TVNZ and TiVo announced today that Telecom is their exclusive broadband partner for the service. Launching in November this year, TiVo has expanded from being a digital video recording device to offering movies and TV programmes to rent, according to Robbee Minicola, CEO of official licensee Hybrid TV.
Programmes and movies will be in full 1080p high-definition video, Minicola says.
Customers are expected to buy a TiVo box outright at $899 for the standard model, or $920 for a device with wireless capabilities that lets you share content on home PCs. Telecom customers also get an option with a $200 down payment and monthly instalments of $30 over two years, on their phone bills.
No subscription services apply to the TiVO service that features TVNZ digital Freeview free-to-air material and Prime Television.
The TiVo boxes can be purchased over the internet at Telecom’s website, or in Telecom Retail shops and can be ordered via the phone. Only Telecom broadband customers get the full service with broadband-delivered pay-per-view content and future services, Minicola says. Non-Telecom broadband customers have access to the fourteen-day electronic programming guide and the TiVo recording features, as well as free-to-air Freeview channels, but not the pay-per-view content. She adds that overseas TiVo boxes won’t work in New Zealand as they’re not digital terrestrial transmission (DTT) compatible.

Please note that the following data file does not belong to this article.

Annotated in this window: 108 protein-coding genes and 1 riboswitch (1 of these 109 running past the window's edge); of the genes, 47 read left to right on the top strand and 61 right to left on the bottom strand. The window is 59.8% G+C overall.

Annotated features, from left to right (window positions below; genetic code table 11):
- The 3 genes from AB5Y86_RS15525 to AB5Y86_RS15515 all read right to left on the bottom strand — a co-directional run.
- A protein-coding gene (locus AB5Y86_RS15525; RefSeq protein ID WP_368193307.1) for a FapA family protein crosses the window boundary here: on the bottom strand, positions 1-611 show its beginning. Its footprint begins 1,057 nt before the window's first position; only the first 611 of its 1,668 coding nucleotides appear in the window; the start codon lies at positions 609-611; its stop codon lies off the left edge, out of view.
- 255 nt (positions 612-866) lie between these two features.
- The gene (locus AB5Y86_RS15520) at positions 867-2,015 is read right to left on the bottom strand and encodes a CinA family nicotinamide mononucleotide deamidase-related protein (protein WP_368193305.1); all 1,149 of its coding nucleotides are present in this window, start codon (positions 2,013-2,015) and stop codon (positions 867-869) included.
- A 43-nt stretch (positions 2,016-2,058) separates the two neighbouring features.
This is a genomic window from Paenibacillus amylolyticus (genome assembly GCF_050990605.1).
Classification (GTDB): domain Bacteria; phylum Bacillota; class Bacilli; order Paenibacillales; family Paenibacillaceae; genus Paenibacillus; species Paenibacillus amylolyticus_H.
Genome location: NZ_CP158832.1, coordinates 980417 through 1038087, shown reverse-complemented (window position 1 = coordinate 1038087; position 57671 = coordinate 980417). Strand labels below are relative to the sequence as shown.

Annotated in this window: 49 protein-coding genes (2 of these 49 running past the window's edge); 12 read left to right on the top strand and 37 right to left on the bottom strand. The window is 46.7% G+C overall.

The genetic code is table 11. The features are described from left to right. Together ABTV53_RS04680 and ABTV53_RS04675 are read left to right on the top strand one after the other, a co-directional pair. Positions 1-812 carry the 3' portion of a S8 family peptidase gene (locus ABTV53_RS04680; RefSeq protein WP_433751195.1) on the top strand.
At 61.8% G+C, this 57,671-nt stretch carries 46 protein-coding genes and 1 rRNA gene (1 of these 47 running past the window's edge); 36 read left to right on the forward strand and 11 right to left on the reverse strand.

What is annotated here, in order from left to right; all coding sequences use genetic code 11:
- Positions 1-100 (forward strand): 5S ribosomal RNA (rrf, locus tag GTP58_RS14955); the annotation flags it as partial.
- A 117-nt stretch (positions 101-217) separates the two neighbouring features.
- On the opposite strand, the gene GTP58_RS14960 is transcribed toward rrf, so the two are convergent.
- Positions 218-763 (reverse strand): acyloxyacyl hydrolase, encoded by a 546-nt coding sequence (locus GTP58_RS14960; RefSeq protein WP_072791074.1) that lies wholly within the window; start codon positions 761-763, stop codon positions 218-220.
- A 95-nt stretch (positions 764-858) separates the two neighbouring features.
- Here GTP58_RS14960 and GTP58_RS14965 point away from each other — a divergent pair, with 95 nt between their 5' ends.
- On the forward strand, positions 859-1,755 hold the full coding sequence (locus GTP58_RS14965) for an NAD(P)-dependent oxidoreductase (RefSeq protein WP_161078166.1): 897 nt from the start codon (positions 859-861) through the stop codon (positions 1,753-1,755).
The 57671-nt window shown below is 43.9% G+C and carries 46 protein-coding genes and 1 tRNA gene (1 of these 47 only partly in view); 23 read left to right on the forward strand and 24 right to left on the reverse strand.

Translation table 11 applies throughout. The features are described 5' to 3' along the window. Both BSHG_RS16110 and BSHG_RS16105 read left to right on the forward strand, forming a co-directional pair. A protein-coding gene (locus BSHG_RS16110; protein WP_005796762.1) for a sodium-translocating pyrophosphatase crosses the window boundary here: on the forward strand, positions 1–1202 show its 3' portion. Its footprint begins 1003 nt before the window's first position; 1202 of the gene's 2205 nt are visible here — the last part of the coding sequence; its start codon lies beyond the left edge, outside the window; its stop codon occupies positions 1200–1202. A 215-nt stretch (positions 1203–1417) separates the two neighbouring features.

At the launch, TiVo’s pay-per-view content will be rentals only, Minicola says. Later on, TiVo is looking to supply rent-to-own content as well. Non free-to-air content, as supplied by TVNZ, will have digital rights management according to Minicola, and can’t be shared.
For the pay-to-view content delivered over the internet, Minicola promises there won’t be any interruptions or buffering pauses while people watch. She estimates that at 1.5Mbit/s speed, the first ten minutes of a programme or movie will take three to five minutes to download before viewers can watch. After that, there won't be any pauses, Minicola says.
Customers can programme their TiVo devices over the internet, Minicola says. This includes mobile phones that are internet-capable. Users will need a Telecom Yahoo-Xtra account, however.
Telecom Retail CEO Alan Gourdie says the TiVo service won’t cost its broadband customers anything above their usual monthly service costs. Data traffic for the TiVo service will be zero-rated by Telecom and won’t count towards customers’ monthly caps, Gourdie says.
Rick Ellis, CEO of TVNZ, which last year took an $8 million stake in Hybrid TV, says the state broadcaster is looking to make money out of the TiVo service through advertising.
Ellis also says TVNZ expects to profit from its share of Hybrid TV becoming more valuable, as the TiVo service uptake grows.